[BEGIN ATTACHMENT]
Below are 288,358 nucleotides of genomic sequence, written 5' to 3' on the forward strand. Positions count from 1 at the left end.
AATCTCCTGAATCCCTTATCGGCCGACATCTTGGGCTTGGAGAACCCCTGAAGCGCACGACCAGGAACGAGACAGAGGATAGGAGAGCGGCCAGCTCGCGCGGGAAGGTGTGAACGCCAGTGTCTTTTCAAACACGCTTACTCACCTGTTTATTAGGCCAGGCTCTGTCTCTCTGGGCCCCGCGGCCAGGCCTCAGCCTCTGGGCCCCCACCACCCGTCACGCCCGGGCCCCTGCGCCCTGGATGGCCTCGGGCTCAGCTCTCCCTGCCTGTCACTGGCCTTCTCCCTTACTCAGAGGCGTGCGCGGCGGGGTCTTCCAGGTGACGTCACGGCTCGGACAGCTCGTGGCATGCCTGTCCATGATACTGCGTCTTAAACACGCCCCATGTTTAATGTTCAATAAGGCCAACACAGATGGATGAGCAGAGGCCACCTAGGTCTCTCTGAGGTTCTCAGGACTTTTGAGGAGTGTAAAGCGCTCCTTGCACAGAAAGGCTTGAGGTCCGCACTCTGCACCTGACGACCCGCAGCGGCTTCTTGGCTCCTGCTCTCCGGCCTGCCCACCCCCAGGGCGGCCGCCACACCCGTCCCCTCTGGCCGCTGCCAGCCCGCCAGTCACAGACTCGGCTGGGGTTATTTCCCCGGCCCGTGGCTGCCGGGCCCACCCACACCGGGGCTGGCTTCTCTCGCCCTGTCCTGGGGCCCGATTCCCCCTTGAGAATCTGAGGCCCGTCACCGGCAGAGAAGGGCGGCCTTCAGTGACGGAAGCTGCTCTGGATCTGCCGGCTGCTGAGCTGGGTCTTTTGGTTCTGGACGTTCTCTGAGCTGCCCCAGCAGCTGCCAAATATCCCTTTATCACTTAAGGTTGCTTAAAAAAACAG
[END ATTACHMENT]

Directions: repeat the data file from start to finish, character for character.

Below are 288,358 nucleotides of genomic sequence, written 5' to 3' on the forward strand. Positions count from 1 at the left end.
AATCTCCTGAATCCCTTATCGGCCGACATCTTGGGCTTGGAGAACCCCTGAAGCGCACGACCAGGAACGAGACAGAGGATAGGAGAGCGGCCAGCTCGCGCGGGAAGGTGTGAACGCCAGTGTCTTTTCAAACACGCTTACTCACCTGTTTATTAGGCCAGGCTCTGTCTCTCTGGGCCCCGCGGCCAGGCCTCAGCCTCTGGGCCCCCACCACCCGTCACGCCCGGGCCCCTGCGCCCTGGATGGCCTCGGGCTCAGCTCTCCCTGCCTGTCACTGGCCTTCTCCCTTACTCAGAGGCGTGCGCGGCGGGGTCTTCCAGGTGACGTCACGGCTCGGACAGCTCGTGGCATGCCTGTCCATGATACTGCGTCTTAAACACGCCCCATGTTTAATGTTCAATAAGGCCAACACAGATGGATGAGCAGAGGCCACCTAGGTCTCTCTGAGGTTCTCAGGACTTTTGAGGAGTGTAAAGCGCTCCTTGCACAGAAAGGCTTGAGGTCCGCACTCTGCACCTGACGACCCGCAGCGGCTTCTTGGCTCCTGCTCTCCGGCCTGCCCACCCCCAGGGCGGCCGCCACACCCGTCCCCTCTGGCCGCTGCCAGCCCGCCAGTCACAGACTCGGCTGGGGTTATTTCCCCGGCCCGTGGCTGCCGGGCCCACCCACACCGGGGCTGGCTTCTCTCGCCCTGTCCTGGGGCCCGATTCCCCCTTGAGAATCTGAGGCCCGTCACCGGCAGAGAAGGGCGGCCTTCAGTGACGGAAGCTGCTCTGGATCTGCCGGCTGCTGAGCTGGGTCTTTTGGTTCTGGACGTTCTCTGAGCTGCCCCAGCAGCTGCCAAATATCCCTTTATCACTTAAGGTTGCTTAAAAAAACAG